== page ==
(catalogue Arabian Stars)
We met Jordi Colomer by pure chance at Heathrow Airport on New Year’s Day this year. For someone who’s limited himself to spending a few days in London and is going home, finding a friend in the airport is a pleasure but hardly a surprise. On the other hand, he was on his way home after a long stay in Yemen and this chance encounter was for him something really out-of-the-way and unexpected, almost like extra proof of the unreferenced relativity that makes up the contents, but not the meaning, of the non-documentary which he had just completed in that country and which is the subject of these lines. It was precisely in London, several decades ago, that I became aware, on the occasion of some trouble there, that Yemen exists outside the school atlases. The trouble was apparently so serious that the United Kingdom, which at that time was the powerful administrator of the country, was pushed to bomb Aden, provoking the resulting international scandal.
I was then living in London. It was the time of the Vietnam War and the last death throes of colonialism. The British Empire was collapsing inexorably, but not without putting up a fight. Although the Beatles and the Rolling Stones could be heard everywhere, the girls wore miniskirts and the underground smelt of marihuana, many city gents still wore bowler hats and the atmosphere in the city was somber and serious. After that incident, Yemen became one more item tucked away in the recesses of my store of general culture, a memory barely brought back by occasional images of the mud skyscrapers and the interchangeable news of some brutal incident or some nasty and oppressive law. This was a country divided by the Cold War, like Korea and Germany, later reunified and recently included in the axis of evil by the biblical rhetoric of Bush’s advisors. Now, in a London very different from in those years, a city that has been turned into the world paradigm of fashion and postmodernity, I had happened upon a friend who was returning from Yemen, where he had spent a long time making a film called Arabian Stars.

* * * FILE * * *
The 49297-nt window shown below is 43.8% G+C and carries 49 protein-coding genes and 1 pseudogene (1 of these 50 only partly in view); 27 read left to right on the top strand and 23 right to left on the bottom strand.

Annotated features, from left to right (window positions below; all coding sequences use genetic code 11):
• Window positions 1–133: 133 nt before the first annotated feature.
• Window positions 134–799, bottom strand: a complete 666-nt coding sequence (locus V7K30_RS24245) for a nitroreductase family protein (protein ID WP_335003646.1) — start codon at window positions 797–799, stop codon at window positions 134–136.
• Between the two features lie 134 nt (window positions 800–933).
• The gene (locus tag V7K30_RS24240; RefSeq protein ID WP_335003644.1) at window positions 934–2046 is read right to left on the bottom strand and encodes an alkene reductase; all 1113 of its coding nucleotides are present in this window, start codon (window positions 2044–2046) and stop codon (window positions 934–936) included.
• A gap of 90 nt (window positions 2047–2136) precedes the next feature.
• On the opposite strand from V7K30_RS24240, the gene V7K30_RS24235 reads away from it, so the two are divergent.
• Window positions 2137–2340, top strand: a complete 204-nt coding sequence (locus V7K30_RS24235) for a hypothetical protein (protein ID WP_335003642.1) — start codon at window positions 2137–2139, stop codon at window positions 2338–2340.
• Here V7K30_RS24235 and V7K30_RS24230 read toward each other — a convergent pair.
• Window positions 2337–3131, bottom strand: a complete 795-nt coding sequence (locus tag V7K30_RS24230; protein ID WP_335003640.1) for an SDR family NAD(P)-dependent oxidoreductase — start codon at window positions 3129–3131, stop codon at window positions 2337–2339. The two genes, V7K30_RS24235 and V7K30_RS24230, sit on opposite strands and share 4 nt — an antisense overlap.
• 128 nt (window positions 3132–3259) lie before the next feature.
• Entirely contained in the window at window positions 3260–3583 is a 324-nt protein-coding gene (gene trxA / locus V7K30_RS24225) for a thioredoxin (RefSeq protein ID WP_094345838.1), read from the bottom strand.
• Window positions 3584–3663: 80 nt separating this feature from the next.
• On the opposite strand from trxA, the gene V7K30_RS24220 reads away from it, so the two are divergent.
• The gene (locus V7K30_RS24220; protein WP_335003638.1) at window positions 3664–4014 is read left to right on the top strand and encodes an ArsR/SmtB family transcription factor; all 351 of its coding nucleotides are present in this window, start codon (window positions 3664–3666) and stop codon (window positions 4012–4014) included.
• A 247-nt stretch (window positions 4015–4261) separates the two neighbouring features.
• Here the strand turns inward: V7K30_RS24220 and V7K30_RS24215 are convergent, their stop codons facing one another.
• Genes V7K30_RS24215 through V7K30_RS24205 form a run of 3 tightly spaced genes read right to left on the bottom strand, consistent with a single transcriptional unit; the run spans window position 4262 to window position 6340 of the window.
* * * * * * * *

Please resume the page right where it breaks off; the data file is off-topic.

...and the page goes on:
My ignorance of the country didn’t stop me from getting an idea of what this non-documentary describes superficially: an ancestral society which lives alongside the most sophisticated and superfluous of products, where deeply rooted beliefs don’t hinder the influx of commercial trash, and where mysticism is not incompatible with the adoration of pop and football stars. But hearing about it is one thing and seeing it on screen is another. In this respect, Arabian Stars dynamites the conception of the world as presented by the National Geographic Magazine and the TV anthropological documentaries which lull us to sleep in the afternoons. Contrary to these formats, which have served to create our imaginary albums of pending travels, Jordi Colomer appears to have gone much further in the search for everyday life. He hasn’t searched out the strange or the unexpected, and neither the ugly nor the common. Quite simply, what’s there. His images don’t reject the occasional beauty of the landscape, the architecture, the colours, or the light, but neither does he avoid ugliness or disorder. There is no exaltation or denouncement. The third world reveals itself as scarcity without tragedy. The economic and social conditions are a day-to-day reality for the people who live in them, not a spectacle to provide information and, even less so, to raise the consciousness of outsiders.